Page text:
What an Interesting DayPosted: October 27, 2011
When I first arrived to the Technology Square Research Building at Georgia Tech I did not know what to expect. I thought that much of the conversation would to some extent overlap the things we discussed in class, and to some degree it did. When I walked into the classroom sized auditorium there was about 17 people in the room. The next speaker up at the time of my arrival was Ian Bogost. I was a little disappointed that I missed Michael Joyce’s speech, but Ian’s speech was interesting, nonetheless.
At first he first posed the question of, “What is electronic literature?” He then mentioned his difficulties of getting a clear answer to the question at a MLA conference. Ian then started to talk about a Guru Meditation project he had been working on. As his speech progressed he began to talk more and more about 4 video games he created (summer, spring, autumn, and winter). He went into extensive detail about the types of problems he encountered with the digital games. At exactly the moment that I was thinking, “What does this have to with digital literature?” he answered my question. Ian had turned the idea from the game into a book of haikus entitled A Slow Year. I thought that is was very intriguing how he used the literature to bring out the literary aspects of his game.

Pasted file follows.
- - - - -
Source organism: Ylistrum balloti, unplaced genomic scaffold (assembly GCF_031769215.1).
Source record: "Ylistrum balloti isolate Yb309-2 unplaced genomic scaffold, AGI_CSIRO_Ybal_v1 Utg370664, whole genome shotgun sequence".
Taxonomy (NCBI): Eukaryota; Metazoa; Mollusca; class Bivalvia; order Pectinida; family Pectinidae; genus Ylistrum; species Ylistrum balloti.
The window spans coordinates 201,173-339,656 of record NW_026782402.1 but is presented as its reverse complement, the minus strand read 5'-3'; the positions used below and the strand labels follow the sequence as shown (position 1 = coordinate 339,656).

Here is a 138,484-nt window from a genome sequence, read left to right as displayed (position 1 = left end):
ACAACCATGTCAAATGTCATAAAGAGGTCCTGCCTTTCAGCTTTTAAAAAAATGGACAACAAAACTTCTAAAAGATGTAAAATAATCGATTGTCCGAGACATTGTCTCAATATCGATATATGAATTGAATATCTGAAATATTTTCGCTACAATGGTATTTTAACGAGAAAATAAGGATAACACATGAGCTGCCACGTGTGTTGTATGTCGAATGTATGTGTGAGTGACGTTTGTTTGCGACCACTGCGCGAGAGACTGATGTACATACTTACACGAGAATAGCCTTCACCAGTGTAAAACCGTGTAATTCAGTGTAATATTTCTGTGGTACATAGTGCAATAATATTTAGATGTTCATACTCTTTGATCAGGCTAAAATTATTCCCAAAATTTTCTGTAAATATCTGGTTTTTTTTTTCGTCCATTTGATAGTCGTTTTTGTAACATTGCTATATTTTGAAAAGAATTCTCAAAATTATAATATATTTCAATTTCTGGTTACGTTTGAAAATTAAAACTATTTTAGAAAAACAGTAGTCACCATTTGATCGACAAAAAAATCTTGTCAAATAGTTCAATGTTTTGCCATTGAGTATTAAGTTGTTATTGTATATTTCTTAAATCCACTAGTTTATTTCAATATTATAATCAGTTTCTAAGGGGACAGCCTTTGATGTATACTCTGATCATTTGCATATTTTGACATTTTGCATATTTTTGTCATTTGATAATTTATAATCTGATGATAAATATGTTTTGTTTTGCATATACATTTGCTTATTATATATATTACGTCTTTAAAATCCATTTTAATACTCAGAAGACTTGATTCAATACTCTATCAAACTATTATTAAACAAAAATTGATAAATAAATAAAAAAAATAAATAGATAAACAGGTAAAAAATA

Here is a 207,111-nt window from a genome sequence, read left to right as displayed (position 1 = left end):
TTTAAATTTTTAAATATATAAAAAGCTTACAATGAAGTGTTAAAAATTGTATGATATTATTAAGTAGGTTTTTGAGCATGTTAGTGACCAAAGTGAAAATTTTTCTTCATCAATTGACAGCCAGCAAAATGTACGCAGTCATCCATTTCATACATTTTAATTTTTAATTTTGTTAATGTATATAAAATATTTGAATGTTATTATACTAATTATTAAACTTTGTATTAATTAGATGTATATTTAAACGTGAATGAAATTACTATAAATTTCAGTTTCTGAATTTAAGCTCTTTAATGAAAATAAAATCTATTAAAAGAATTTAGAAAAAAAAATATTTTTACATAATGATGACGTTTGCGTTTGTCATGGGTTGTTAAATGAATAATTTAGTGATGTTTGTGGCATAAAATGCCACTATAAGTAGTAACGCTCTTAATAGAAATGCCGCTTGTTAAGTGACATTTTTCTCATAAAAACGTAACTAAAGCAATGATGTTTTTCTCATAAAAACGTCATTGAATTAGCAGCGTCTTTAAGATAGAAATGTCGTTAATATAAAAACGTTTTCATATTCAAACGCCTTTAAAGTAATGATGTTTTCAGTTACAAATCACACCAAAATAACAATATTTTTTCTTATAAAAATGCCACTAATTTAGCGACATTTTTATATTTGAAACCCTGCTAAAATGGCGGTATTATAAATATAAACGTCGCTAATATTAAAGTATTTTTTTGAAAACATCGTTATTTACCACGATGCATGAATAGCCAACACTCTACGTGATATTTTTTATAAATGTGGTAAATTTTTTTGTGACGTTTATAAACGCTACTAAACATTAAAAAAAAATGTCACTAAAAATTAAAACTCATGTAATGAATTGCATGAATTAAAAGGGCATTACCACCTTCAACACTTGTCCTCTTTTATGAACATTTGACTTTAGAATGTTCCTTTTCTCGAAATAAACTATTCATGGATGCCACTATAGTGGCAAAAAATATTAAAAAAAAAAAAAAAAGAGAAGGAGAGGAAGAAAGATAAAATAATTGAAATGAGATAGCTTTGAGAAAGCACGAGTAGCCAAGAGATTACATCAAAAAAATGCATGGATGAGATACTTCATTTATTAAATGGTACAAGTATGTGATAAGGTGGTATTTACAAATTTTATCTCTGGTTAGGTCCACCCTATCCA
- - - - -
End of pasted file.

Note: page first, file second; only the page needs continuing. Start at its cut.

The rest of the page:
Furthermore, even though I missed Michael Joyce’s speech I got to meet him in person. I shook his hand and introduced myself and we had about a four minute conversation. I told him about Dr. Croxall’s class and I asked him how he defines digital humanities. I also asked him what he wanted he readers to gain from reading Afternoon, a story. He said that there are many different ways to define DH. And he thinks that Ian did a great job in showing one aspect. DH is using humanities and digital media to create a larger understanding of something. He said that Afternoon was a way to show readers how different one person’s life can be from the next, and that we are all different in our own experiences and interpretations.
I also got an interesting handout from Steve Tomasula, and there were refreshments which I did not eat. Overall, my experience was worth-while.